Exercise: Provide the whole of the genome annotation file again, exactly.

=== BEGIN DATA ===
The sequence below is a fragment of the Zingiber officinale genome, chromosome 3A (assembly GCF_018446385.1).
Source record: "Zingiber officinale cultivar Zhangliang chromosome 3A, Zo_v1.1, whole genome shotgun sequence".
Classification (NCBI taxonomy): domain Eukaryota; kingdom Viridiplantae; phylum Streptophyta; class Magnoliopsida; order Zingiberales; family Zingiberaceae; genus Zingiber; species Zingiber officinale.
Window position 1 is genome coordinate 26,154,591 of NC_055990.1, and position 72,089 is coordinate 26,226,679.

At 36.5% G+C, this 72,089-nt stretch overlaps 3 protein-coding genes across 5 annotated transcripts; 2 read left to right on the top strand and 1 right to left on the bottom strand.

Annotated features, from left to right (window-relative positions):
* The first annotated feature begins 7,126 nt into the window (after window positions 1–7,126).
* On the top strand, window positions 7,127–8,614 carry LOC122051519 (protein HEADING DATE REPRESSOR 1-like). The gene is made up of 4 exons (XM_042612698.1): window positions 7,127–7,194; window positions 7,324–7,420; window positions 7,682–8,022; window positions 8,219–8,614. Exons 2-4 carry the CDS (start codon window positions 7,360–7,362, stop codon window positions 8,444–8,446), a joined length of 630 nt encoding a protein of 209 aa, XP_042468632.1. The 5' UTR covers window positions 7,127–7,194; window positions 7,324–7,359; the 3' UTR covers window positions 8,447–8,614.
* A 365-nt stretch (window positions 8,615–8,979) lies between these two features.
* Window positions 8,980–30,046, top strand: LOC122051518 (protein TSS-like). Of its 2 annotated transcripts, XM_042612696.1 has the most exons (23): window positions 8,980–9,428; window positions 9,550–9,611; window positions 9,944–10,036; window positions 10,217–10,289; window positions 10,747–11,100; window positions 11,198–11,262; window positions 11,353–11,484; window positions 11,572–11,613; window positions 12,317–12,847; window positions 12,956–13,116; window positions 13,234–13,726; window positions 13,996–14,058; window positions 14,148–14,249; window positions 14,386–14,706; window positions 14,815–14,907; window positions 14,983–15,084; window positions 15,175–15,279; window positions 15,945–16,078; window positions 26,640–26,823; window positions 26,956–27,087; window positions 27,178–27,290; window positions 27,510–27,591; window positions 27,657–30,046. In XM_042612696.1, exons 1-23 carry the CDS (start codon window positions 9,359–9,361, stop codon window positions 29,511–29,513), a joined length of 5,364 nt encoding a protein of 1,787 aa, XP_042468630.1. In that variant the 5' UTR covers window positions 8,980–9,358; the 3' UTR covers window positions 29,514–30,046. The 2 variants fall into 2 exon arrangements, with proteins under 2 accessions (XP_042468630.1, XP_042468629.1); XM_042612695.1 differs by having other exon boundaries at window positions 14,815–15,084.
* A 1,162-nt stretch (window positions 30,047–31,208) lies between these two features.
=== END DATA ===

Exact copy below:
The sequence below is a fragment of the Zingiber officinale genome, chromosome 3A (assembly GCF_018446385.1).
Source record: "Zingiber officinale cultivar Zhangliang chromosome 3A, Zo_v1.1, whole genome shotgun sequence".
Classification (NCBI taxonomy): domain Eukaryota; kingdom Viridiplantae; phylum Streptophyta; class Magnoliopsida; order Zingiberales; family Zingiberaceae; genus Zingiber; species Zingiber officinale.
Window position 1 is genome coordinate 26,154,591 of NC_055990.1, and position 72,089 is coordinate 26,226,679.

At 36.5% G+C, this 72,089-nt stretch overlaps 3 protein-coding genes across 5 annotated transcripts; 2 read left to right on the top strand and 1 right to left on the bottom strand.

Annotated features, from left to right (window-relative positions):
* The first annotated feature begins 7,126 nt into the window (after window positions 1–7,126).
* On the top strand, window positions 7,127–8,614 carry LOC122051519 (protein HEADING DATE REPRESSOR 1-like). The gene is made up of 4 exons (XM_042612698.1): window positions 7,127–7,194; window positions 7,324–7,420; window positions 7,682–8,022; window positions 8,219–8,614. Exons 2-4 carry the CDS (start codon window positions 7,360–7,362, stop codon window positions 8,444–8,446), a joined length of 630 nt encoding a protein of 209 aa, XP_042468632.1. The 5' UTR covers window positions 7,127–7,194; window positions 7,324–7,359; the 3' UTR covers window positions 8,447–8,614.
* A 365-nt stretch (window positions 8,615–8,979) lies between these two features.
* Window positions 8,980–30,046, top strand: LOC122051518 (protein TSS-like). Of its 2 annotated transcripts, XM_042612696.1 has the most exons (23): window positions 8,980–9,428; window positions 9,550–9,611; window positions 9,944–10,036; window positions 10,217–10,289; window positions 10,747–11,100; window positions 11,198–11,262; window positions 11,353–11,484; window positions 11,572–11,613; window positions 12,317–12,847; window positions 12,956–13,116; window positions 13,234–13,726; window positions 13,996–14,058; window positions 14,148–14,249; window positions 14,386–14,706; window positions 14,815–14,907; window positions 14,983–15,084; window positions 15,175–15,279; window positions 15,945–16,078; window positions 26,640–26,823; window positions 26,956–27,087; window positions 27,178–27,290; window positions 27,510–27,591; window positions 27,657–30,046. In XM_042612696.1, exons 1-23 carry the CDS (start codon window positions 9,359–9,361, stop codon window positions 29,511–29,513), a joined length of 5,364 nt encoding a protein of 1,787 aa, XP_042468630.1. In that variant the 5' UTR covers window positions 8,980–9,358; the 3' UTR covers window positions 29,514–30,046. The 2 variants fall into 2 exon arrangements, with proteins under 2 accessions (XP_042468630.1, XP_042468629.1); XM_042612695.1 differs by having other exon boundaries at window positions 14,815–15,084.
* A 1,162-nt stretch (window positions 30,047–31,208) lies between these two features.